5 Reminders for When Writing Isn’t Easy

I try to work on my manuscript all day Monday, Wednesday, and Fridays and intermittently on the other days of the week. I head into the local library and work there because I’ve found that it forces me to work when I seem to find too many distractions at home.

Monday started out like any other day. I had a plan for what I wanted to work on, but when I sat down to write the words simply wouldn’t come. I sometimes find this is the case when I’m not sure what chapter/scene/dialogue I want to write next, but I’d sketched out the scene in my head the night before.

People would probably chalk this up to ‘writer’s block’, but I really don’t like using that term. Yes, I was struggling to put words on paper, but I feel like the term gives you an excuse to momentarily accept defeat. I don’t like that at all. I have never liked the term, and I truly think that you can work through a slump, even if you achieve just a small amount of work.

If you’ve found yourself in this situation before I’ve listed some tips below that might help you get back to the page.

girl-1186895_1280

  1. Writing is often times a challenge. There’s that saying that if it was easy everyone would do it, and it isn’t wrong. Even on really good days, I don’t write at the speed of light because my ideas are flowing so fast that I can barely put them on the page. If I find that I’m super motivated/inspired I often write slower, more methodically because I want to make sure that I capture my idea to the best that I can in an initial draft.do-not-give-up-2015253_1920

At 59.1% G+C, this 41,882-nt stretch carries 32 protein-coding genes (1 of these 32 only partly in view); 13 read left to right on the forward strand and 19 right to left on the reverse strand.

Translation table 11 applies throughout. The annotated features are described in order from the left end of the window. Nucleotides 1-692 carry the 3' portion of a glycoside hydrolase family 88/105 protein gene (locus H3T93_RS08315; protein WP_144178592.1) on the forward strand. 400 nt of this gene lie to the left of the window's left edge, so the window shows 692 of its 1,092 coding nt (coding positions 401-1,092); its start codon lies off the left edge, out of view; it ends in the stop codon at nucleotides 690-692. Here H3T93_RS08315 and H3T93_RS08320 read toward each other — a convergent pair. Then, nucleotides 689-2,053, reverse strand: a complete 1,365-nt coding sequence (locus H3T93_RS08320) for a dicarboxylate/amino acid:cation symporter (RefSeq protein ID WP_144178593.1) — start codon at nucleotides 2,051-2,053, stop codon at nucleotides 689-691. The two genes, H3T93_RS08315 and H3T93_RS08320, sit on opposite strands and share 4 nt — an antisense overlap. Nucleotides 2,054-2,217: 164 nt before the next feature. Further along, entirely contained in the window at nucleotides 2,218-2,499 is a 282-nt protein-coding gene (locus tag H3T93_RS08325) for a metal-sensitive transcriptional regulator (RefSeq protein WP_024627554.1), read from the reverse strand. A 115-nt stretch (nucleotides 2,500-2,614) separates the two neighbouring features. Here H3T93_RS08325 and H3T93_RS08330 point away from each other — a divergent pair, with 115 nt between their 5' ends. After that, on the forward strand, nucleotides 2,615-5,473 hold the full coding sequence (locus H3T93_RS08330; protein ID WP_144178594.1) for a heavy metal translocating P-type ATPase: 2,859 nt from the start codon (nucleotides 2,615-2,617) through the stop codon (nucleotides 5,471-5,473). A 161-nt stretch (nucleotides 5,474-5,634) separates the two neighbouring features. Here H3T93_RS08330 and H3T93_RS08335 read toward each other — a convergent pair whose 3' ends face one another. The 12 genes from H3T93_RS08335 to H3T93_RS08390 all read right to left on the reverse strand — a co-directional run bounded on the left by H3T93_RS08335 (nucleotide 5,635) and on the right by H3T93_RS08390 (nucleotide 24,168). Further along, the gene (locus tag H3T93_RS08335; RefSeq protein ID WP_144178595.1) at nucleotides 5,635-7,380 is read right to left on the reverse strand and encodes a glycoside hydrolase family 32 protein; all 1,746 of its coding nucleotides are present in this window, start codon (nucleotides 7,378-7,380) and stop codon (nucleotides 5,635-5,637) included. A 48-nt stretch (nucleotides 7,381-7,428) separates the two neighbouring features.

2. There is a difference between giving up and taking a break. My little story ends with me following my own advice and taking a break. I knew that I’d pushed myself to write more than I thought I could on Monday, so I felt o.k. in taking a break. I can’t say I felt great about it because I didn’t have some nagging thoughts of guilt run through my brain later that day.sun-165403_19203. Know when you’ve done enough for the day. There are some people who set a goal of a certain number of words a day. I generally stick to a word count, or a set amount of time to work depending on whether I’m creating new content or editing for the day. That said, I’ve often pushed myself too far and burnt myself out. I was tired and cranky, and I didn’t have any motivation to work the next day. Some people don’t get burnt out, but I suggest finding a healthy, daily workload that you can stick with and enjoy.

 

read-369040_19204. Read something for inspiration. It doesn’t have to be something literary, and often times when I’m frustrated with my own writing I search out a book that is nothing but fun. I let reading take me out of my own head. I find a book that inspires me by the story. Something that I think is so well written/motivational/exciting that I want to try and write something like it myself.

 

 

dinosaur-1564323_1920

5. Find a prompt. If all else fails I love going online and finding the most outlandish prompt I can. Do I look at it and think that it’s completely bonkers? Yes? Then that’s the one I pick. I find that the more out of your comfort zone that a prompt is it has the better chance of getting you out of whatever slump you might find yourself in.

One thought on “5 Reminders for When Writing Isn’t Easy

Leave a Reply